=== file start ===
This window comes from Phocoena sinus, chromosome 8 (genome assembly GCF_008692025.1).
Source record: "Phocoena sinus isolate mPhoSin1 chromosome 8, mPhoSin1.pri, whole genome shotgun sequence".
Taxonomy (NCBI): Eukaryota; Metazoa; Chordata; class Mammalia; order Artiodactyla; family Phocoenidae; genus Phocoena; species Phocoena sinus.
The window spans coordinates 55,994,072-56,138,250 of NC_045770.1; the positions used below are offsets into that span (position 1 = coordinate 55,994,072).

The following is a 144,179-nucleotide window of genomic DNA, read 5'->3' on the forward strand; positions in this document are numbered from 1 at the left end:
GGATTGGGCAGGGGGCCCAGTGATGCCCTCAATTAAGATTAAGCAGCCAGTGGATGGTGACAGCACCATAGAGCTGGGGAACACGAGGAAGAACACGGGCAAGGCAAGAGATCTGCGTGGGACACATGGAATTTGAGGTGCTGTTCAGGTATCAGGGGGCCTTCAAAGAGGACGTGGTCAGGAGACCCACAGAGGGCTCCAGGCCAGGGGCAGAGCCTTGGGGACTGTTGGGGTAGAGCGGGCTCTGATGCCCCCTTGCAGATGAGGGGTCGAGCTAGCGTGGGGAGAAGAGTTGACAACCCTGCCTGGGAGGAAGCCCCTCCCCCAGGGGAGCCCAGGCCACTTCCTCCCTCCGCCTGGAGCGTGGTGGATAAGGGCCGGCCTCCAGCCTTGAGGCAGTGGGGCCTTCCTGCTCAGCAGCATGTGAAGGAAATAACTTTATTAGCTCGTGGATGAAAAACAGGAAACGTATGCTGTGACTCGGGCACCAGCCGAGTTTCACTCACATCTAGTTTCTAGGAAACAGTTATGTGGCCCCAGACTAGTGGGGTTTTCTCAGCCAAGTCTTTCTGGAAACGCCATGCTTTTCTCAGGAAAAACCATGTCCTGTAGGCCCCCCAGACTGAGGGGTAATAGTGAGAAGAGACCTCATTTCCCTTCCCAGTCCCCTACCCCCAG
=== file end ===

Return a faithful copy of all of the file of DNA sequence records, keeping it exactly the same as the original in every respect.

This window comes from Phocoena sinus, chromosome 8 (genome assembly GCF_008692025.1).
Source record: "Phocoena sinus isolate mPhoSin1 chromosome 8, mPhoSin1.pri, whole genome shotgun sequence".
Taxonomy (NCBI): Eukaryota; Metazoa; Chordata; class Mammalia; order Artiodactyla; family Phocoenidae; genus Phocoena; species Phocoena sinus.
The window spans coordinates 55,994,072-56,138,250 of NC_045770.1; the positions used below are offsets into that span (position 1 = coordinate 55,994,072).

The following is a 144,179-nucleotide window of genomic DNA, read 5'->3' on the forward strand; positions in this document are numbered from 1 at the left end:
GGATTGGGCAGGGGGCCCAGTGATGCCCTCAATTAAGATTAAGCAGCCAGTGGATGGTGACAGCACCATAGAGCTGGGGAACACGAGGAAGAACACGGGCAAGGCAAGAGATCTGCGTGGGACACATGGAATTTGAGGTGCTGTTCAGGTATCAGGGGGCCTTCAAAGAGGACGTGGTCAGGAGACCCACAGAGGGCTCCAGGCCAGGGGCAGAGCCTTGGGGACTGTTGGGGTAGAGCGGGCTCTGATGCCCCCTTGCAGATGAGGGGTCGAGCTAGCGTGGGGAGAAGAGTTGACAACCCTGCCTGGGAGGAAGCCCCTCCCCCAGGGGAGCCCAGGCCACTTCCTCCCTCCGCCTGGAGCGTGGTGGATAAGGGCCGGCCTCCAGCCTTGAGGCAGTGGGGCCTTCCTGCTCAGCAGCATGTGAAGGAAATAACTTTATTAGCTCGTGGATGAAAAACAGGAAACGTATGCTGTGACTCGGGCACCAGCCGAGTTTCACTCACATCTAGTTTCTAGGAAACAGTTATGTGGCCCCAGACTAGTGGGGTTTTCTCAGCCAAGTCTTTCTGGAAACGCCATGCTTTTCTCAGGAAAAACCATGTCCTGTAGGCCCCCCAGACTGAGGGGTAATAGTGAGAAGAGACCTCATTTCCCTTCCCAGTCCCCTACCCCCAG